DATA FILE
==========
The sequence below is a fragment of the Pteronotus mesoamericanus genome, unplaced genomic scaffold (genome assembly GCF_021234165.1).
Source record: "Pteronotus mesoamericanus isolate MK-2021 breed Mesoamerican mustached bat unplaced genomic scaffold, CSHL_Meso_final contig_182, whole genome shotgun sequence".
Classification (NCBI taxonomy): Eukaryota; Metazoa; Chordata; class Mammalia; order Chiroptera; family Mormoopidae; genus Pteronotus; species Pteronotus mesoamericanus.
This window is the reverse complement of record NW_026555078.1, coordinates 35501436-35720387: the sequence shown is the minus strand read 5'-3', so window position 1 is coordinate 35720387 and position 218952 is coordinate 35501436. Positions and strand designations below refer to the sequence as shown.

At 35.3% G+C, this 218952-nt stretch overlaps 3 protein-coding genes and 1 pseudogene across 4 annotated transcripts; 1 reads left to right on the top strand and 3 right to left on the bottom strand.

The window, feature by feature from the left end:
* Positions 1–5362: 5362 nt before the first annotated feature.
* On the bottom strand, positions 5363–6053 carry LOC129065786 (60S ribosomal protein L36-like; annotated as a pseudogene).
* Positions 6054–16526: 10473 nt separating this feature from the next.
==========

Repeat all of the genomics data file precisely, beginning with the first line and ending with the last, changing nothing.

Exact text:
The sequence below is a fragment of the Pteronotus mesoamericanus genome, unplaced genomic scaffold (genome assembly GCF_021234165.1).
Source record: "Pteronotus mesoamericanus isolate MK-2021 breed Mesoamerican mustached bat unplaced genomic scaffold, CSHL_Meso_final contig_182, whole genome shotgun sequence".
Classification (NCBI taxonomy): Eukaryota; Metazoa; Chordata; class Mammalia; order Chiroptera; family Mormoopidae; genus Pteronotus; species Pteronotus mesoamericanus.
This window is the reverse complement of record NW_026555078.1, coordinates 35501436-35720387: the sequence shown is the minus strand read 5'-3', so window position 1 is coordinate 35720387 and position 218952 is coordinate 35501436. Positions and strand designations below refer to the sequence as shown.

At 35.3% G+C, this 218952-nt stretch overlaps 3 protein-coding genes and 1 pseudogene across 4 annotated transcripts; 1 reads left to right on the top strand and 3 right to left on the bottom strand.

The window, feature by feature from the left end:
* Positions 1–5362: 5362 nt before the first annotated feature.
* On the bottom strand, positions 5363–6053 carry LOC129065786 (60S ribosomal protein L36-like; annotated as a pseudogene).
* Positions 6054–16526: 10473 nt separating this feature from the next.